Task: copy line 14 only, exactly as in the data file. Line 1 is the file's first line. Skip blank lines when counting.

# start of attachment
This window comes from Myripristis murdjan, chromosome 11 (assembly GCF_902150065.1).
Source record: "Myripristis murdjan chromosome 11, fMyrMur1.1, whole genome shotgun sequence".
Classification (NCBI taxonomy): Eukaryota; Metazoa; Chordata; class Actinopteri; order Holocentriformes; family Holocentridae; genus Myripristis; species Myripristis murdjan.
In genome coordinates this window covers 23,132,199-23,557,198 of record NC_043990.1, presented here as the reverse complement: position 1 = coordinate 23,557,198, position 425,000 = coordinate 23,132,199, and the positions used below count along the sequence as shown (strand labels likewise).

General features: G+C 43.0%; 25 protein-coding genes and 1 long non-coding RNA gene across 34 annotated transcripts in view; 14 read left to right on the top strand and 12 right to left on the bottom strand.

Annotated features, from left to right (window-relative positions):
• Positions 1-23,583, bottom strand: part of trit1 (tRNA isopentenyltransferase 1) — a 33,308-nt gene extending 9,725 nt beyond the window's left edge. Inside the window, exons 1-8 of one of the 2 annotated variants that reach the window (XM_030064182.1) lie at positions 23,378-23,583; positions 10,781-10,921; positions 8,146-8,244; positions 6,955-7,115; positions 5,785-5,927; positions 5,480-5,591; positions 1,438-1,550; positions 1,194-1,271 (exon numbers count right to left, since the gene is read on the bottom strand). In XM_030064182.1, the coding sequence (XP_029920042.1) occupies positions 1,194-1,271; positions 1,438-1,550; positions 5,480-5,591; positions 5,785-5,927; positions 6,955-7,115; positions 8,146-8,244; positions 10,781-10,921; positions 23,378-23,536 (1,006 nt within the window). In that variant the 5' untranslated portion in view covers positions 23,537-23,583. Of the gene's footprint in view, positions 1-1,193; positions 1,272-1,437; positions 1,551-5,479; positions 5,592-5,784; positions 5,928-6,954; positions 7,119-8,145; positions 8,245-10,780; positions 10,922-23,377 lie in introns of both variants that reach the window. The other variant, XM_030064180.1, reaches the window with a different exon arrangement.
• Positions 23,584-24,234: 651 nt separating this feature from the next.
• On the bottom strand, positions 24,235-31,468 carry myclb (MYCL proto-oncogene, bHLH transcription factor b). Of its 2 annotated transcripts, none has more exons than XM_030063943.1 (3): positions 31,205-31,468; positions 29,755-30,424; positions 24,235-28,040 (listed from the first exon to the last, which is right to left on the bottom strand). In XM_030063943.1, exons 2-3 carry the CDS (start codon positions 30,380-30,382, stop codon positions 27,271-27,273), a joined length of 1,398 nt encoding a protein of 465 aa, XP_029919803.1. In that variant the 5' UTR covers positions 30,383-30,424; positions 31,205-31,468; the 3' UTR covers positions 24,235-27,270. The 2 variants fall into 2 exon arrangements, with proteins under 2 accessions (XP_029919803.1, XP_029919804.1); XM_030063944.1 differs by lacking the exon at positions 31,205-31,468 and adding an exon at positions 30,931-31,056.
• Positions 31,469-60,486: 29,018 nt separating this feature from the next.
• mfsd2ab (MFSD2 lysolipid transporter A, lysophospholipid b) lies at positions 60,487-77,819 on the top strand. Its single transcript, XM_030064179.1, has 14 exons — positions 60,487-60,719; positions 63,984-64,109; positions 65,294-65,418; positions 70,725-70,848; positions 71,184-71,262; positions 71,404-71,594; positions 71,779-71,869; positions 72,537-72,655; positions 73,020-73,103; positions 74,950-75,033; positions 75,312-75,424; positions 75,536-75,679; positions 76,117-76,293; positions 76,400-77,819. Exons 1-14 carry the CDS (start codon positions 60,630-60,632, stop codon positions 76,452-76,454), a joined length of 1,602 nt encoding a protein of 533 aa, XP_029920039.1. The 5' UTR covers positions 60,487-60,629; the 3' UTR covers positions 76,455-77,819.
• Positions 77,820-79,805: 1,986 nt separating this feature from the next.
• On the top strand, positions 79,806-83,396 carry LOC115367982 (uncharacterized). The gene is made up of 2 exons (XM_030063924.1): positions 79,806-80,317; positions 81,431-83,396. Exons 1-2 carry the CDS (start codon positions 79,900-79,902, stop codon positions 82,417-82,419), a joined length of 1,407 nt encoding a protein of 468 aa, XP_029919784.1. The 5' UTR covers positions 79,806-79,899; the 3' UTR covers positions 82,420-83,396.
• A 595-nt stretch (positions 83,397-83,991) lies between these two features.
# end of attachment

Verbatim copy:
• A 595-nt stretch (positions 83,397-83,991) lies between these two features.